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Lin, Grace.
Boston : Little, Brown, 2008
IL 3-6, RL 5.5
ISBN 031611426X

(2 booktalks)

Click on the book to read Amazon reviews
Booktalk #1

The first twelve animals to arrive at the Emperor’s celebration became the twelve animals in the Chinese New Year cycle. Since the rat finished first, his year symbolizes new beginnings – fresh starts. But fresh starts mean changes, and for Pacy that change comes unexpectedly when her best friend Melinda moves across the country to California. Changes in her friendships, family, and school challenge Pacy to discover that though things in life change, they can still be wonderful.  (Pennsylvania Young Reader's Choice Awards Program, 2009-2010)

Booktalk #2

The Year of the Dog by Grace Lin is a story of a Chinese-American girl living in up-state New York. It starts on Chinese New Year, welcoming in the year of the dog. It is supposed to be a lucky year for Pacy whose American name is Grace. She also learns that it is the year that people are supposed to find themselves. Through the year, Pacy has many ups and downs such as making a friend who is also Chinese-American and being rejected by other Chinese-American girls for not speaking Chinese. Overall, Pacy experiences school, a science fair, and the school play just like any other kid and comes out on top.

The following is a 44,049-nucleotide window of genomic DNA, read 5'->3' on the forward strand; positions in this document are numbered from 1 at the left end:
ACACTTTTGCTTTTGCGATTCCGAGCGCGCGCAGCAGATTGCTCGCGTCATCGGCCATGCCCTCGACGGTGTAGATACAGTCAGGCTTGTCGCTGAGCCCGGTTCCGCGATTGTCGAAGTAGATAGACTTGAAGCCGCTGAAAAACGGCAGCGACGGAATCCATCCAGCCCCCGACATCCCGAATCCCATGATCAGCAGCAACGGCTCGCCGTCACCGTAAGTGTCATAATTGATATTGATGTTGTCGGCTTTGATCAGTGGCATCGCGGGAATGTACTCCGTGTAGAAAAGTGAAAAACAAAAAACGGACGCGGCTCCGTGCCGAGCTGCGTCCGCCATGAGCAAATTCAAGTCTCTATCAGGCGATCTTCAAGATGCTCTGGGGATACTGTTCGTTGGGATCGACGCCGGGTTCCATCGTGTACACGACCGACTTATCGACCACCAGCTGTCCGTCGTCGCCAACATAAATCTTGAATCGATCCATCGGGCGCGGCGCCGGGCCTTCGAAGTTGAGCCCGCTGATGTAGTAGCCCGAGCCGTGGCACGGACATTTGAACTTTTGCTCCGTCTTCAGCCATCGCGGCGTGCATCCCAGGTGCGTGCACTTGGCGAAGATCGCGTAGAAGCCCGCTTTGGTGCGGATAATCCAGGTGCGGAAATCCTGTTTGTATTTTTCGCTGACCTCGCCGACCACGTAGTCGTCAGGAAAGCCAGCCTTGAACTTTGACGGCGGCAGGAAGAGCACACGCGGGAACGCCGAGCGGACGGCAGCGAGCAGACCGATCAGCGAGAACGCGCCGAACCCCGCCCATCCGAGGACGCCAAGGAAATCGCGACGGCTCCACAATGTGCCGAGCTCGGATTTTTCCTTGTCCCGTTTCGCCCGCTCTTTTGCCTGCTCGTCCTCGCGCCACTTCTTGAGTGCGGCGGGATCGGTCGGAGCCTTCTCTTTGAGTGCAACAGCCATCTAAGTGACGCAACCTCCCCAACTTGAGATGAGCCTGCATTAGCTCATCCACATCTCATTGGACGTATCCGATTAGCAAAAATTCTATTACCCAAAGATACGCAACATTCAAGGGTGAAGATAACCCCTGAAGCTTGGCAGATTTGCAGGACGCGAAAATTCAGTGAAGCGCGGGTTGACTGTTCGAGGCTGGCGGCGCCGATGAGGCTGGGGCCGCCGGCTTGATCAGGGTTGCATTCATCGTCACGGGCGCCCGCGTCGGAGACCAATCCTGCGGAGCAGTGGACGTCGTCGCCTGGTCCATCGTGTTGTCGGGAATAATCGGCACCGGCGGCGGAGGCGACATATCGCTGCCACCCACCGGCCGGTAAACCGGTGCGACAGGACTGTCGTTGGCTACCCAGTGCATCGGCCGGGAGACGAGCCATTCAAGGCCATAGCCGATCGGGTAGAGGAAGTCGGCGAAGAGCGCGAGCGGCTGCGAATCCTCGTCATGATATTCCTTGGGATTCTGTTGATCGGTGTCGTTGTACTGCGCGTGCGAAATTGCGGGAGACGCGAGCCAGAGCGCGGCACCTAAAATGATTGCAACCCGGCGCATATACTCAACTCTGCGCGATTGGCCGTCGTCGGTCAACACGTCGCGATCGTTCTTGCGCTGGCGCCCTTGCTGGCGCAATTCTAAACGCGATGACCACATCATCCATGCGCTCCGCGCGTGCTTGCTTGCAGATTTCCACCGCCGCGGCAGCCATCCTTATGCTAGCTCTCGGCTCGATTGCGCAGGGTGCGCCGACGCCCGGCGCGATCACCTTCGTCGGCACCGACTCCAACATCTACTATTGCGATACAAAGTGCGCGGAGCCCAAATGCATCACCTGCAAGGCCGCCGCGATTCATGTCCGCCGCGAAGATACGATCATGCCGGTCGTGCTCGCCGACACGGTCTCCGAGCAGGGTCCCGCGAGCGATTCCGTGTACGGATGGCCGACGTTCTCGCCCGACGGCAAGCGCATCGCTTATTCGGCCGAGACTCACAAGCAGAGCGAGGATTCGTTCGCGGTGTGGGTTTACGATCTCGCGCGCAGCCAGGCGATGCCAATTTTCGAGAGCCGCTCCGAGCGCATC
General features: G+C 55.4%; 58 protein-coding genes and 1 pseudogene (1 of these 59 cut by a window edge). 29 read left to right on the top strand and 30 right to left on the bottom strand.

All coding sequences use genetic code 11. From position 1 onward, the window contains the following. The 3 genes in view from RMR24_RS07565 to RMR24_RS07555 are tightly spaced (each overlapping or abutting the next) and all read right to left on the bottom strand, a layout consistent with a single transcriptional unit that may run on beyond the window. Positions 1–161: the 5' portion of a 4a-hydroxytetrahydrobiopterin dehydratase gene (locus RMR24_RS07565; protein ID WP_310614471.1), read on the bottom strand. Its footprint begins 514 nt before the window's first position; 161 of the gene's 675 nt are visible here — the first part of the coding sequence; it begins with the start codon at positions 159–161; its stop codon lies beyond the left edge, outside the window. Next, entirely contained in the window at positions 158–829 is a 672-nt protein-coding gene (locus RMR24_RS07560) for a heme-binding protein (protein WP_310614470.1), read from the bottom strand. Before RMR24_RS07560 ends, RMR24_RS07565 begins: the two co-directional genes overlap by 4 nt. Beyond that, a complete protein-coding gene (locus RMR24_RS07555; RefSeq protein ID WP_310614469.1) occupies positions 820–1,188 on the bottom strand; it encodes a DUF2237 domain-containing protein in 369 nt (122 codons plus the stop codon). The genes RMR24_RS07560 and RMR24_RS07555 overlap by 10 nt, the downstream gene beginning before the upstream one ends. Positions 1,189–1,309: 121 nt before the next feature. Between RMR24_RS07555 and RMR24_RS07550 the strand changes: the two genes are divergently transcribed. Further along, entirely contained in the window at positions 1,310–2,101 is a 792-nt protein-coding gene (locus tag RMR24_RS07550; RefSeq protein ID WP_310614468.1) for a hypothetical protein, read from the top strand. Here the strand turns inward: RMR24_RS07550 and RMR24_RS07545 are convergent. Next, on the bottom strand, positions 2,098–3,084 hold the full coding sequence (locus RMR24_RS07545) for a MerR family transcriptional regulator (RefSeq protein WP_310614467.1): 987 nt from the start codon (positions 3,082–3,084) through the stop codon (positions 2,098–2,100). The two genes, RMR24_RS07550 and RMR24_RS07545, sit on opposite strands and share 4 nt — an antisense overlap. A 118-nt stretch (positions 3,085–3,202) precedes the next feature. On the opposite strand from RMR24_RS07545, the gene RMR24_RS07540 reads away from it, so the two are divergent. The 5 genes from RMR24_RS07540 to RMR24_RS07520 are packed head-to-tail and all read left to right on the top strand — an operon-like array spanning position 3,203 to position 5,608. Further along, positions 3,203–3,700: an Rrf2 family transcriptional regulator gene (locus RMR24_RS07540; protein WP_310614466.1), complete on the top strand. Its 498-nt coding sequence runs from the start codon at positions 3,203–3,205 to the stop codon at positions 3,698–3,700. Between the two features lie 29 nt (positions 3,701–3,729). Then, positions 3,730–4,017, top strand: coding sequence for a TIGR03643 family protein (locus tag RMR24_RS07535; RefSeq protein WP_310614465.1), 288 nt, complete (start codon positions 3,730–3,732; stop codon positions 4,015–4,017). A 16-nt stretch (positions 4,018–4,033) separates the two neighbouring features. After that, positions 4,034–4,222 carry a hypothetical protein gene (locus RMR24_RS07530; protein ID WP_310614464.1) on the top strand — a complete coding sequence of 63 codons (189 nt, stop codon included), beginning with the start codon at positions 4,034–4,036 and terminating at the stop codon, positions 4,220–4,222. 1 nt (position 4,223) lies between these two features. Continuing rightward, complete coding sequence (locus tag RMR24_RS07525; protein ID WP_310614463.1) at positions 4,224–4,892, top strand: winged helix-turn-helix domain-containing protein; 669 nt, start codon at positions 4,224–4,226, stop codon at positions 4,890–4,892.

I chose this book because Chinese astrology is interesting to me, but also because books about the American experience through non-mainstream cultural lenses are often not taught and sometimes hard to find. Pacy says it best when she can't find any books in the library that reflect her experience: "But I wanted a real Chinese person book…One with people like us—Chinese-Americans."

This book also relates the strong cultural value of story telling. Many of the chapters have embedded stories of Pacy's family members telling stories about similar life experiences in Taiwan. Not only does the reader get a straight narrative about a young girl, but many hilarious stories that span several generations. In this way, Pacy's story becomes a family story, in contrast to most individualistic western narratives. This is a great book that entertains, and it also includes small, humorous illustrations.  (Aja Henriquez,, college student)

SUBJECTS:     Taiwanese Americans -- Fiction.
                        Chinese New Year -- Fiction.
                        Schools -- Fiction.
                        Identity -- Fiction.
                        Family life -- New York (State) -- Fiction.
                        New York (State) -- Fiction.

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